There are elements of the truth everywhere, and massive attempts have been made by seekers of the truth to attain it. Many have, to a greater or lesser extent, been successful, and mankind has benefited accordingly. But what of the whole of truth, and in particular the source and the heart of truth? Of course, no one can attain all possible elements of the truth as represented by, say, the libraries and wise men of the world. But is there some way of being in intimate union with the heart, soul and source of all truth, and then of surrendering oneself to the duty of loving and serving it? This would obviously bring the greatest possible flourishing to the human spirit and the perfection of his being - because man knows he is made for duty, duty to the truth. The good news of the Gospel is that in Jesus Christ the whole of God’s truth has been made manifest. He is “the Truth.” Christ formally stated that he is the Way, the Truth and the Life. In him the fullness of the godhead abides bodily. To know him is to know the Truth. All that is true, be it visible or invisible, has its source in him. All of duty is, then, founded in his person, for all of duty is founded in the Source of truth and being. To discover the person of Jesus Christ is to have found the Source of all that we are called to do and be. Any person who is of the truth and who accepts the fundamental duty to live according to it, and not according to mere preference, comes to him. Thus it is that our Lord responds to Pilate with the simple yet profoundly significant words: “for this reason I was born, and for this I came into the world, to testify to the truth. Everyone on the side of truth listens to me” (John 18: 33b-37). The fundamental vocation of every person is to hear the word of Christ, to perceive it as the truth, to live according to it, and to bear witness to it before men. The Christian is called to bear witness to Christ as the Truth in every field of his activity, both public and private, and also, if necessary, with the sacrifice of his life. Martyrdom is the supreme act of witness to the truth, and is the greatest fulfilment of duty. In this, Christ is our exemplar.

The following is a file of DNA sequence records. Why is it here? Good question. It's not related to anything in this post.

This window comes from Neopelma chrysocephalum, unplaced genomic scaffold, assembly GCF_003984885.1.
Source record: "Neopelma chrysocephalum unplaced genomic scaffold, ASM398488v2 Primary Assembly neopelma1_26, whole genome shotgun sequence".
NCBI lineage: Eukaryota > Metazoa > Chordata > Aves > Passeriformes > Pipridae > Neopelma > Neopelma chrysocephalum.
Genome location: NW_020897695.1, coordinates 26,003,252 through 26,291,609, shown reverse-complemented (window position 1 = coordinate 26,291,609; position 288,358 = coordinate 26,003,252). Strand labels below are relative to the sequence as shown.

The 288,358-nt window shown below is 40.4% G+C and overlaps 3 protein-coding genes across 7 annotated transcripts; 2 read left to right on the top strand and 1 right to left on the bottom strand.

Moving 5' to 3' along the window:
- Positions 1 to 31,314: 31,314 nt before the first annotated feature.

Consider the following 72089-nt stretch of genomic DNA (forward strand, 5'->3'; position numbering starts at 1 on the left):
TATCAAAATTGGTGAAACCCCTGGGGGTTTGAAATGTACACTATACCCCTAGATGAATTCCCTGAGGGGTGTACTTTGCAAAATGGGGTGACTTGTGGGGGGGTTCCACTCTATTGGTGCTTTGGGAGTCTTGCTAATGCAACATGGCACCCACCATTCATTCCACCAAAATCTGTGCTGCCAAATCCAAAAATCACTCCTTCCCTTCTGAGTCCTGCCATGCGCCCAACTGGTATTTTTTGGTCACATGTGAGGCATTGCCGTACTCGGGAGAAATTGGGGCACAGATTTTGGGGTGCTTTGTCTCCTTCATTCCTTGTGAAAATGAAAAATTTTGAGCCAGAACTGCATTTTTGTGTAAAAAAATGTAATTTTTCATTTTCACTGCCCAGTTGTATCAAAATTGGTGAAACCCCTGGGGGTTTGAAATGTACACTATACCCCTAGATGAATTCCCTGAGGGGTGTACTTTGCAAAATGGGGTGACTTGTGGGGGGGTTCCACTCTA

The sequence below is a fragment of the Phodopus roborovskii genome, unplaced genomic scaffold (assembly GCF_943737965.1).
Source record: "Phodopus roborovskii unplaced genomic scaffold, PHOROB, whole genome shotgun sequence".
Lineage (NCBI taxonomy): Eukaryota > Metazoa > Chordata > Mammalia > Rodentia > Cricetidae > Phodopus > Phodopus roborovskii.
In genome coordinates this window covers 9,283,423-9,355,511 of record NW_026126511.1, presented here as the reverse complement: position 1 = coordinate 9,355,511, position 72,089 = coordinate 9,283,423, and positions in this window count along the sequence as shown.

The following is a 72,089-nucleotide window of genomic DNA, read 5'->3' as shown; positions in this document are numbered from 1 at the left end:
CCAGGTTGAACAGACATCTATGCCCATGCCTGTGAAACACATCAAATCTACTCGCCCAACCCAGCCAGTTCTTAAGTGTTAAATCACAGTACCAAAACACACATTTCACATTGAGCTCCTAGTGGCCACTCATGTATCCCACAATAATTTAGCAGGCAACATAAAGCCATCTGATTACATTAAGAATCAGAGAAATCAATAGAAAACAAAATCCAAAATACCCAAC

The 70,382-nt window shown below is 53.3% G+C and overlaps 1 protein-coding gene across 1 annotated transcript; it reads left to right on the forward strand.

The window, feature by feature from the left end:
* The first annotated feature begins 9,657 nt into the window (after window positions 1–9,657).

Let us in our hearts place ourselves before the person of Jesus Christ as he utters the words spoken to Pilate. What is truth? Supremely and fundamentally, truth is that which comes from God - and God, God the Son, is Jesus Christ. I am the truth, he says, and I bear witness to the truth - that truth which is me and my teaching. All violations of the truth, such as lying, slander, flattery, whatever it may be, strike at the person and law of Jesus Christ. Because he is the Truth, he is also our Way and our Life. Let us then resolve to place him at the centre of our life and to hear our duty as it is expressed in his word. This will be the source of our unending happiness.